Nav: Home

Exeter researchers discover a novel chemistry to protect our crops from fungal disease

March 30, 2020

Pathogenic fungi pose a huge and growing threat to global food security.

Currently, we protect our crops against fungal disease by spraying them with anti-fungal chemistries, also known as fungicides.

However, the growing threat of microbial resistance against these chemistries requires continuous development of new fungicides.

A consortium of researchers from the University of Exeter, led by Professor Gero Steinberg, combined their expertise to join the fight against plant pathogenic fungi.

In a recent publication, in the prestigious scientific journal Nature Communications, they report the identification of novel mono-alkyl chain lipophilic cations (MALCs) in protecting crops against Septoria tritici blotch in wheat and rice blast disease.

These diseases challenge temperate-grown wheat and rice, respectively, and so jeopardise the security of our two most important calorie crops.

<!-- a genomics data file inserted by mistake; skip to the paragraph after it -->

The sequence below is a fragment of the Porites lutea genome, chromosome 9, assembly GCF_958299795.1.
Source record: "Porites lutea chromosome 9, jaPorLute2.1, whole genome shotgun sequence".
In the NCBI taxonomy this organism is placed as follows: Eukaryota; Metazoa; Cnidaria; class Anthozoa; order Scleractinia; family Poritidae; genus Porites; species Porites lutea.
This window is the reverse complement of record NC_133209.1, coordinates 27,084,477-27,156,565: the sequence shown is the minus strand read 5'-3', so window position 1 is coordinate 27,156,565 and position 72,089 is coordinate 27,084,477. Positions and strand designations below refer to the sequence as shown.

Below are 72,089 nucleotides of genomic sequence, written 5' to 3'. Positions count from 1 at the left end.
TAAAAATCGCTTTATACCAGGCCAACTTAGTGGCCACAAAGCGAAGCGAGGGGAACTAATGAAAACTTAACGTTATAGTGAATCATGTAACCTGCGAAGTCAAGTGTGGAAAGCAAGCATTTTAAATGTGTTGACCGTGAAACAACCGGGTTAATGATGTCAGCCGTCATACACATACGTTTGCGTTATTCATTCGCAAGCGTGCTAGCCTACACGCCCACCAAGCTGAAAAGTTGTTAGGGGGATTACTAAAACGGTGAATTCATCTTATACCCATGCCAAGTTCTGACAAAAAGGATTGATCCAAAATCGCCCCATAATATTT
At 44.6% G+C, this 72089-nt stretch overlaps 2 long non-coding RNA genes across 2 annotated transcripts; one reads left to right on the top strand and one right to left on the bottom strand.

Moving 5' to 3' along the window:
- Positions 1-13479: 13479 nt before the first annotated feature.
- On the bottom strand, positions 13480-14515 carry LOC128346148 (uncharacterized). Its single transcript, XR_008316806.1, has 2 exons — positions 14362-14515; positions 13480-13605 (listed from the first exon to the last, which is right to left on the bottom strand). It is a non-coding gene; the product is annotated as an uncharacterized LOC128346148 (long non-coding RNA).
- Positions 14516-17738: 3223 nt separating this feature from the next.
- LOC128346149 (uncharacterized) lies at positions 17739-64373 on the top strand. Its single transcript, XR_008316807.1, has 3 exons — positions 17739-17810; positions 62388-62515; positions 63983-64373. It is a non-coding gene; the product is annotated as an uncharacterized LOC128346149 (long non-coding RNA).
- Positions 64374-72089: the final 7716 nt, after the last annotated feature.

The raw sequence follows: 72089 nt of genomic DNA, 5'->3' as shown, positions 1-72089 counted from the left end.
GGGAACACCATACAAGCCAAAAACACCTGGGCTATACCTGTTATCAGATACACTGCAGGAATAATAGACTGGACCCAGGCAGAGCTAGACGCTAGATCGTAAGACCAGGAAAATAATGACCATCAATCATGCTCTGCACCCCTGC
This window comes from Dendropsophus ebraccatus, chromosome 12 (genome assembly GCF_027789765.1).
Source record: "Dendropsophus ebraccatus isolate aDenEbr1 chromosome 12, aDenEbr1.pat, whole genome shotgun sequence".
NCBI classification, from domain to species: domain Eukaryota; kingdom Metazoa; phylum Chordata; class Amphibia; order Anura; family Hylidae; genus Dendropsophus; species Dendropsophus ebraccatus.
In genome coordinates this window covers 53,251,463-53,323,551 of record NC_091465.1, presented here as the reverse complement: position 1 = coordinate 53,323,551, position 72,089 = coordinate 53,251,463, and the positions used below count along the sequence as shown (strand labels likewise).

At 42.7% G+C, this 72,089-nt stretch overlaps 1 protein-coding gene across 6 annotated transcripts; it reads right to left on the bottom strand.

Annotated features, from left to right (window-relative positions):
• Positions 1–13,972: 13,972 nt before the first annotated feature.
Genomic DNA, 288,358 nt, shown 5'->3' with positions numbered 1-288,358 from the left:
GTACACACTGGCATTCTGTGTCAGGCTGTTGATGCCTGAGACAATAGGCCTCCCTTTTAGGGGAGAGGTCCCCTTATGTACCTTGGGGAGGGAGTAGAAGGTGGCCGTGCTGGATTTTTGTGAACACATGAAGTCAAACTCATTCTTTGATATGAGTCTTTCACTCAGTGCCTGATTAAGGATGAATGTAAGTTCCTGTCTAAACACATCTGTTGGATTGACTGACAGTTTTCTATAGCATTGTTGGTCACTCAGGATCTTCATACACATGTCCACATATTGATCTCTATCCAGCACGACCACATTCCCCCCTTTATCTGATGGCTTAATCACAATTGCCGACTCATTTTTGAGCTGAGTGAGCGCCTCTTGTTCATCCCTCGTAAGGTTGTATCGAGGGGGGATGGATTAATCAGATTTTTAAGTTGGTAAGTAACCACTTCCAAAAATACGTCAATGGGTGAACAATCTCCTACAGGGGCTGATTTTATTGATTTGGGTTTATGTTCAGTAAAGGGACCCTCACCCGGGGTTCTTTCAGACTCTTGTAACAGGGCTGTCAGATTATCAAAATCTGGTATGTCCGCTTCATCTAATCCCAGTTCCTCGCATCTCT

The scientists' journey started with the discovery that MALCs inhibit the activity of fungal mitochondria.

Mitochondria are the cellular "power-house", required to provide the "fuel" for all essential processes in the pathogen.

By inhibiting an essential pathway in mitochondria, MALCs cut down the cellular energy supply, which eventually kills the pathogen.

Whilst Steinberg and colleagues show that this "mode of action" is common to the various MALCs tested, and effective against plant pathogenic fungi, one MALC that they synthesised and named C18-SMe2+ showed unexpected additional modes of action.

Firstly, C18-SMe2+ generates aggressive molecules inside the mitochondria, which target life-essential fungal proteins, and in turn initiate a "self-destruction" programme, which ultimately results in "cellular suicide" of the fungus.

Secondly, when applied to crop plants, C18-SMe2+ "alerts" the plant defence system, which prepares the crop for subsequent attack, thereby increasing the armoury of the plant against the intruder.